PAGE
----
“It was a bright, warm, still July night, a cool mist rose from the broad river, we could hear the splash of a fish, the birds were still, all was hushed and beautiful, everything praying to God” (Dostoevsky, Brothers Karamazov, 273).

What a beautiful description of creation!

5. A quote:

“Faith is not the absence of thinking, but it is thinking and acting on the basis of the Word and promises of God.” (Tim Keller)

This is a great reminder for me as I plunge into more study. The melding of faith and thinking and acting upon God’s Word and promises is what it’s all about! 

All my thinking and reading are pretty much useless unless they have some connection to His Word and promises…and they do no one any good until they come to life in what I do every day.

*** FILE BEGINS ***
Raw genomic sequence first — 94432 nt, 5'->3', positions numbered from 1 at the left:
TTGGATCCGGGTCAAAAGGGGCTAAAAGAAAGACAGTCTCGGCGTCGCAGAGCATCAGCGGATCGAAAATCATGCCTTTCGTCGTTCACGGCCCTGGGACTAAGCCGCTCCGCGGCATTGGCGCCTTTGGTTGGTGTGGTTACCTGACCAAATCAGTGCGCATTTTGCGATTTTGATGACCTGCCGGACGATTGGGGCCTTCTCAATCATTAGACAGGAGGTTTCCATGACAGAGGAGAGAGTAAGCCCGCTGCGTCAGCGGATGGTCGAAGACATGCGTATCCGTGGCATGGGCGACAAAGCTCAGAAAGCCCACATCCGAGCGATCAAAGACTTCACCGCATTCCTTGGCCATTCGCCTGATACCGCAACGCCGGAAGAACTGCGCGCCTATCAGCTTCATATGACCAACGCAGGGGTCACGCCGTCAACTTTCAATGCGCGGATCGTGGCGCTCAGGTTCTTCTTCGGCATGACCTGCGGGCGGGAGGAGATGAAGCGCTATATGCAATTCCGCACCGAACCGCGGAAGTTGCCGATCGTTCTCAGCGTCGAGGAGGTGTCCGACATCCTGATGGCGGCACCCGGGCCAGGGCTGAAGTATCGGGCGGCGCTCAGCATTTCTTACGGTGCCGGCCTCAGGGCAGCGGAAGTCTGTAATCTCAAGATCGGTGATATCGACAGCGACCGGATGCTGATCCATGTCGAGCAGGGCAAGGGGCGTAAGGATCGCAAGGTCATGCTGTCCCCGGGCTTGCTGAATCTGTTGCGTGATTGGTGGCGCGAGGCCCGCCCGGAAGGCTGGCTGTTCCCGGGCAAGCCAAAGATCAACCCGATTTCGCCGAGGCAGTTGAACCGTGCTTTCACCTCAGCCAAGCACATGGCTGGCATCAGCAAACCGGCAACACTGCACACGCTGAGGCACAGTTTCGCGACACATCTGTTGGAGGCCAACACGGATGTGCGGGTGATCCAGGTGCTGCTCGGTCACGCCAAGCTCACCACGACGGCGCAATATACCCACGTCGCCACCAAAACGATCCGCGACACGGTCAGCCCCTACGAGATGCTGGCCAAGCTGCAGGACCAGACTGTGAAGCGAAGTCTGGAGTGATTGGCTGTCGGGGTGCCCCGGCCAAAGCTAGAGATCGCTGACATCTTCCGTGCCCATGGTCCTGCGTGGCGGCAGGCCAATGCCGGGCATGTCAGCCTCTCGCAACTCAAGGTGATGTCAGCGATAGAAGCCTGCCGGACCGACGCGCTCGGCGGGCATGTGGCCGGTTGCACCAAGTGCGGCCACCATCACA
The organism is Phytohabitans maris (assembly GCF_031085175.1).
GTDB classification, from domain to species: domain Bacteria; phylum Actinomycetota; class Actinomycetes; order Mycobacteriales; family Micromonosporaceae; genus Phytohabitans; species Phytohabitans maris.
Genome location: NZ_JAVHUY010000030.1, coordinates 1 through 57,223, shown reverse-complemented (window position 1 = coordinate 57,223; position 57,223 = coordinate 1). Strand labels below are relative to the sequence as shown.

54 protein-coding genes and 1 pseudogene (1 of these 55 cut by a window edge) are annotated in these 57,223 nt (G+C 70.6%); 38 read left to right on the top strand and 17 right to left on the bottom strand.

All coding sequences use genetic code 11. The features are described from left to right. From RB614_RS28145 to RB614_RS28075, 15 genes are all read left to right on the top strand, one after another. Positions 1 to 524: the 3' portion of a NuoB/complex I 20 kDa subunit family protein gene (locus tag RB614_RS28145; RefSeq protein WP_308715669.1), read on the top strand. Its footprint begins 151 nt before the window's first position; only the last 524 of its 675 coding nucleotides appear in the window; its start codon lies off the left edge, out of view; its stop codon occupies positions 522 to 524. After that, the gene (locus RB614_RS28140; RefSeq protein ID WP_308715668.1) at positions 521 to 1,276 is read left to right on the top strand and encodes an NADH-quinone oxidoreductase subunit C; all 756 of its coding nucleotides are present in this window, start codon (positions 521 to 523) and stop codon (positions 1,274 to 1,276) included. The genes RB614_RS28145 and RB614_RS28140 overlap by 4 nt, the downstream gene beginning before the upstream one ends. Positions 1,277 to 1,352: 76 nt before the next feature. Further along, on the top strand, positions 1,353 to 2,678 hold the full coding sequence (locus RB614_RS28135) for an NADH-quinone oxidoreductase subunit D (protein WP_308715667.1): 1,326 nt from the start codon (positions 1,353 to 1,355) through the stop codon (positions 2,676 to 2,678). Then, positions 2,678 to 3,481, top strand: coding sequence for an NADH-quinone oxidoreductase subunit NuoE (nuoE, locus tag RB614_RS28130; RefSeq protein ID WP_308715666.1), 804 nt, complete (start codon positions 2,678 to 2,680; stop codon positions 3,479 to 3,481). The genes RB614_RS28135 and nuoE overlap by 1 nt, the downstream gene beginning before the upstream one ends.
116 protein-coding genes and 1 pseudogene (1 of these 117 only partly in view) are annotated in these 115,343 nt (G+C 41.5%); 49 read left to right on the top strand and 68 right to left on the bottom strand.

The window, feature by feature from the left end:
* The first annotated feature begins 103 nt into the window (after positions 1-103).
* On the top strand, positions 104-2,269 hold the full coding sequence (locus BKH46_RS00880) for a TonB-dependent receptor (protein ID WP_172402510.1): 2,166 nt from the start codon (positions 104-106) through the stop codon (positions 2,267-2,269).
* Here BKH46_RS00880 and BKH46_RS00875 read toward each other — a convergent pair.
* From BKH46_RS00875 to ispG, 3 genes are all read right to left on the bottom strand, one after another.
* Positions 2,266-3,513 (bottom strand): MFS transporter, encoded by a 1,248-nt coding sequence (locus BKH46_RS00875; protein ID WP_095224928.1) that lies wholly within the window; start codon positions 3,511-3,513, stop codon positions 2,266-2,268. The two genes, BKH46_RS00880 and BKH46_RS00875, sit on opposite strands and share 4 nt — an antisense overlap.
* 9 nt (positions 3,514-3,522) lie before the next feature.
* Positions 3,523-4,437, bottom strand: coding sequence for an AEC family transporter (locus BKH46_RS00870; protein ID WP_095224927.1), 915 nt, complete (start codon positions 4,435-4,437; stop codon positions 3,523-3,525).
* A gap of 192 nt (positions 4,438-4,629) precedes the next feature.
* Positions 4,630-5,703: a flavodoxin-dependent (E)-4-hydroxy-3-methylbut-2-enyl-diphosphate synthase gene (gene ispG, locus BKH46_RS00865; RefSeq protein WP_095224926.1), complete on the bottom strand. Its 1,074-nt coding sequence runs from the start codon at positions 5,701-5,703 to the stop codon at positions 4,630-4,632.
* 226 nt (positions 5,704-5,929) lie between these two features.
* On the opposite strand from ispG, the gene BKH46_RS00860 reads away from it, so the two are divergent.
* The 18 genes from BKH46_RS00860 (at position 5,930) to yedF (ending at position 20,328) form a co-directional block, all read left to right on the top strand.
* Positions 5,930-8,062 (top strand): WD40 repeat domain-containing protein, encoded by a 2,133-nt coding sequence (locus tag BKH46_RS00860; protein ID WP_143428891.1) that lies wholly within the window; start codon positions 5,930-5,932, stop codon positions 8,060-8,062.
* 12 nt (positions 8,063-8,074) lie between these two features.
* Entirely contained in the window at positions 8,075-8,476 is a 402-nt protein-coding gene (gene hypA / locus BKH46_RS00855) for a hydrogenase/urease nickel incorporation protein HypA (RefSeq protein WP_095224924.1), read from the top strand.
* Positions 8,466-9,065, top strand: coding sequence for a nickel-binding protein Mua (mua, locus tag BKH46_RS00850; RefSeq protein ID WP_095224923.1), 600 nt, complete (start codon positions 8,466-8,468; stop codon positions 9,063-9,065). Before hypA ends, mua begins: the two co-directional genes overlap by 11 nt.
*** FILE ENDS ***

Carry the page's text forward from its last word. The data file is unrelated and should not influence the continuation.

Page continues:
Wishing you time to think and act, with faith, this week.

The Wonders to Come

Friday  July 25, 2014


The wonders to come—that’s a glorious subject, isn’t it?

More on those wonders, even amidst a rocky path, in my fifth favorite, a quote.

Join me as I recount the blessings of the past week…and a couple of the weeks before that, too.

I’ve been “out of pocket” for quite a while, busy with summer and traveling and family and study. Feeling thankful, I figured Friday’s Fave Five was the best time to jump back in. Each Friday, we share our favorites of the week. Won’t you join in?

My favorites this week:

1. Study—lots of it. My summer began with study, as I attended a summer residency toward my new Ph.D. program. It was inspiring and scary all at the same time. I met some wonderful people, students and professors alike. My introductory class went well, and I’m signed up for more this fall. (Along with teaching  high school, of course.) Right now I’m finishing up an independent study course to complete another program I began a while back. I’ve not lacked for reading and writing this summer. The great thing is, that’s what I love to do.